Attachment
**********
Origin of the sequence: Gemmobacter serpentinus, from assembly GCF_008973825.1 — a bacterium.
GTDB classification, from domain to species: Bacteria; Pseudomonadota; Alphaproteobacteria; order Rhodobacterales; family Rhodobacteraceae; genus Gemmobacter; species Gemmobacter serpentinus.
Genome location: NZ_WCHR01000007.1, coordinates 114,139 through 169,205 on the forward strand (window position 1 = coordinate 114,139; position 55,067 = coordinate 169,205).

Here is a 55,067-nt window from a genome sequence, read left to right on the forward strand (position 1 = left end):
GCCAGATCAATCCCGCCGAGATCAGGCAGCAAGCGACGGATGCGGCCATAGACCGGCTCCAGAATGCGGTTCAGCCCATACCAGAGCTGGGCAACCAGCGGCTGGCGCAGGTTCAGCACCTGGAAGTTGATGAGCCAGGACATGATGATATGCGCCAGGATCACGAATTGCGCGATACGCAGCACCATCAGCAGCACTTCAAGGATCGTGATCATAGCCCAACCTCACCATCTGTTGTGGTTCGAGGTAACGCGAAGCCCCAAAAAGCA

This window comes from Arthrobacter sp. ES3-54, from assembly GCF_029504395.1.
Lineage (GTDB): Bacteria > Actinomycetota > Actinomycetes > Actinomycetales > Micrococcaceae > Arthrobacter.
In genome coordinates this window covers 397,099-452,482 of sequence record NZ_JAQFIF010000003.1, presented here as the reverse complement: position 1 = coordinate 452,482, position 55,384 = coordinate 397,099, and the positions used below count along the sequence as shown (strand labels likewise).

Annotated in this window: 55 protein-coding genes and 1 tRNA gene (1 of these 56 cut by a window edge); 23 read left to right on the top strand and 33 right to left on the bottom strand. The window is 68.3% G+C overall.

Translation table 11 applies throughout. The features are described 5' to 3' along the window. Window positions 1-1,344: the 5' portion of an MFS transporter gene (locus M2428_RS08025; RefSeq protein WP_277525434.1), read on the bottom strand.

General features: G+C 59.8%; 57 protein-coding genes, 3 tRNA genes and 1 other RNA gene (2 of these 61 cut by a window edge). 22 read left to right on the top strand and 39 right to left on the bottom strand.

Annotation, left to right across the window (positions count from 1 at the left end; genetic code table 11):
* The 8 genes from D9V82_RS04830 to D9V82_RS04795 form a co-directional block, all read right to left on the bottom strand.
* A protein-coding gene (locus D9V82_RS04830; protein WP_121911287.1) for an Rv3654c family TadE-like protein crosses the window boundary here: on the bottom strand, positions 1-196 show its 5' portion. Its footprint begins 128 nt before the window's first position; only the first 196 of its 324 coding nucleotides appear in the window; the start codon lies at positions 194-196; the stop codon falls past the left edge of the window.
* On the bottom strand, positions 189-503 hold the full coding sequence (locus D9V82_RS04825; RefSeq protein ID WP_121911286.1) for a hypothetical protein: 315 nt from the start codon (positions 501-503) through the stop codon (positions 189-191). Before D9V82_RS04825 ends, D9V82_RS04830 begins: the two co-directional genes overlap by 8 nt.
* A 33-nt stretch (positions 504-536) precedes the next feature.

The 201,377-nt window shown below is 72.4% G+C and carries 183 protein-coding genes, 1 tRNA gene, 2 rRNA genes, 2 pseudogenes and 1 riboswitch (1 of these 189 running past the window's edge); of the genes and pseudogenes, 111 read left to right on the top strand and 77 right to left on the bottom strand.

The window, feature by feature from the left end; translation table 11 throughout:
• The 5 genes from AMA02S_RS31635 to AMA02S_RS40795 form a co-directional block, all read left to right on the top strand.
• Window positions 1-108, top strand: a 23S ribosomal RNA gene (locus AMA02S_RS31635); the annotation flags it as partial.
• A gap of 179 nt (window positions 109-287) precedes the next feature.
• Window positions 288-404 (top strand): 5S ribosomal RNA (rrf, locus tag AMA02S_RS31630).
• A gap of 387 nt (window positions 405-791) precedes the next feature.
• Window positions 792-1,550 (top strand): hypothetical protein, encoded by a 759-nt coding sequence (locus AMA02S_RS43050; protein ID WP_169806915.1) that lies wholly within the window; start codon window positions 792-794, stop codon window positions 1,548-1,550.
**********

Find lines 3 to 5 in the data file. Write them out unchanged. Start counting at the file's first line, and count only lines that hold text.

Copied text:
Genome location: NZ_WCHR01000007.1, coordinates 114,139 through 169,205 on the forward strand (window position 1 = coordinate 114,139; position 55,067 = coordinate 169,205).

Here is a 55,067-nt window from a genome sequence, read left to right on the forward strand (position 1 = left end):
GCCAGATCAATCCCGCCGAGATCAGGCAGCAAGCGACGGATGCGGCCATAGACCGGCTCCAGAATGCGGTTCAGCCCATACCAGAGCTGGGCAACCAGCGGCTGGCGCAGGTTCAGCACCTGGAAGTTGATGAGCCAGGACATGATGATATGCGCCAGGATCACGAATTGCGCGATACGCAGCACCATCAGCAGCACTTCAAGGATCGTGATCATAGCCCAACCTCACCATCTGTTGTGGTTCGAGGTAACGCGAAGCCCCAAAAAGCA